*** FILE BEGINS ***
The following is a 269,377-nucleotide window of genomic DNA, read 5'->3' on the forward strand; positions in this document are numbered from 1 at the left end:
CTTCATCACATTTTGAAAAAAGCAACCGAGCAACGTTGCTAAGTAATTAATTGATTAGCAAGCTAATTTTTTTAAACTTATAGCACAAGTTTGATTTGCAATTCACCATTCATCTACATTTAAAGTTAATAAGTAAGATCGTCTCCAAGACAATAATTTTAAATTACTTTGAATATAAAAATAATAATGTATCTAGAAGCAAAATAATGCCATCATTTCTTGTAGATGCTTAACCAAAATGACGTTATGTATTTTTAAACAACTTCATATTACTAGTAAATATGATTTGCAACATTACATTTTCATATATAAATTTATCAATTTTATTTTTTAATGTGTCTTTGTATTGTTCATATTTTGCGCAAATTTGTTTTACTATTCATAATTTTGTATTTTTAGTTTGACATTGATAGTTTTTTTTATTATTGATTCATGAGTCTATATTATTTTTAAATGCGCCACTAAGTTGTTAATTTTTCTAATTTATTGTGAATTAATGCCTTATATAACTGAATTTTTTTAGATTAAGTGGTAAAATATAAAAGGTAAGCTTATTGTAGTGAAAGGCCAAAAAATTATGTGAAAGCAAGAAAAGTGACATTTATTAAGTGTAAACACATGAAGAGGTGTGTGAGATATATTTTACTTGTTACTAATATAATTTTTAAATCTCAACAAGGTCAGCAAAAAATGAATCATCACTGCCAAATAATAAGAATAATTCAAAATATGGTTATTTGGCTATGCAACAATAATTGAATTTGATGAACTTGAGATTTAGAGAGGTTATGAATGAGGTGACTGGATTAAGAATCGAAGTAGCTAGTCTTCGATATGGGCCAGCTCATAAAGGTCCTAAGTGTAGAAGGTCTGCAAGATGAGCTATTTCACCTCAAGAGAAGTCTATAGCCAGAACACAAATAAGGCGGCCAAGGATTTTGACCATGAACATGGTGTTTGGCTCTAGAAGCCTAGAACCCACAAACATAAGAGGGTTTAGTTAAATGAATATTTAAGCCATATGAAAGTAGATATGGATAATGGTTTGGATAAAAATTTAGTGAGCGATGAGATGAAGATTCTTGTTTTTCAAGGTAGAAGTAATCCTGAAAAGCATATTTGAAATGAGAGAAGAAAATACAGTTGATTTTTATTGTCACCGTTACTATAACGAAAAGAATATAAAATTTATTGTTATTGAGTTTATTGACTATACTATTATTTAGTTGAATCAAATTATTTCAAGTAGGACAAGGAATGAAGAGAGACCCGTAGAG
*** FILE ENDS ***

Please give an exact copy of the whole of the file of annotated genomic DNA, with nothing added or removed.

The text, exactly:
The following is a 269,377-nucleotide window of genomic DNA, read 5'->3' on the forward strand; positions in this document are numbered from 1 at the left end:
CTTCATCACATTTTGAAAAAAGCAACCGAGCAACGTTGCTAAGTAATTAATTGATTAGCAAGCTAATTTTTTTAAACTTATAGCACAAGTTTGATTTGCAATTCACCATTCATCTACATTTAAAGTTAATAAGTAAGATCGTCTCCAAGACAATAATTTTAAATTACTTTGAATATAAAAATAATAATGTATCTAGAAGCAAAATAATGCCATCATTTCTTGTAGATGCTTAACCAAAATGACGTTATGTATTTTTAAACAACTTCATATTACTAGTAAATATGATTTGCAACATTACATTTTCATATATAAATTTATCAATTTTATTTTTTAATGTGTCTTTGTATTGTTCATATTTTGCGCAAATTTGTTTTACTATTCATAATTTTGTATTTTTAGTTTGACATTGATAGTTTTTTTTATTATTGATTCATGAGTCTATATTATTTTTAAATGCGCCACTAAGTTGTTAATTTTTCTAATTTATTGTGAATTAATGCCTTATATAACTGAATTTTTTTAGATTAAGTGGTAAAATATAAAAGGTAAGCTTATTGTAGTGAAAGGCCAAAAAATTATGTGAAAGCAAGAAAAGTGACATTTATTAAGTGTAAACACATGAAGAGGTGTGTGAGATATATTTTACTTGTTACTAATATAATTTTTAAATCTCAACAAGGTCAGCAAAAAATGAATCATCACTGCCAAATAATAAGAATAATTCAAAATATGGTTATTTGGCTATGCAACAATAATTGAATTTGATGAACTTGAGATTTAGAGAGGTTATGAATGAGGTGACTGGATTAAGAATCGAAGTAGCTAGTCTTCGATATGGGCCAGCTCATAAAGGTCCTAAGTGTAGAAGGTCTGCAAGATGAGCTATTTCACCTCAAGAGAAGTCTATAGCCAGAACACAAATAAGGCGGCCAAGGATTTTGACCATGAACATGGTGTTTGGCTCTAGAAGCCTAGAACCCACAAACATAAGAGGGTTTAGTTAAATGAATATTTAAGCCATATGAAAGTAGATATGGATAATGGTTTGGATAAAAATTTAGTGAGCGATGAGATGAAGATTCTTGTTTTTCAAGGTAGAAGTAATCCTGAAAAGCATATTTGAAATGAGAGAAGAAAATACAGTTGATTTTTATTGTCACCGTTACTATAACGAAAAGAATATAAAATTTATTGTTATTGAGTTTATTGACTATACTATTATTTAGTTGAATCAAATTATTTCAAGTAGGACAAGGAATGAAGAGAGACCCGTAGAG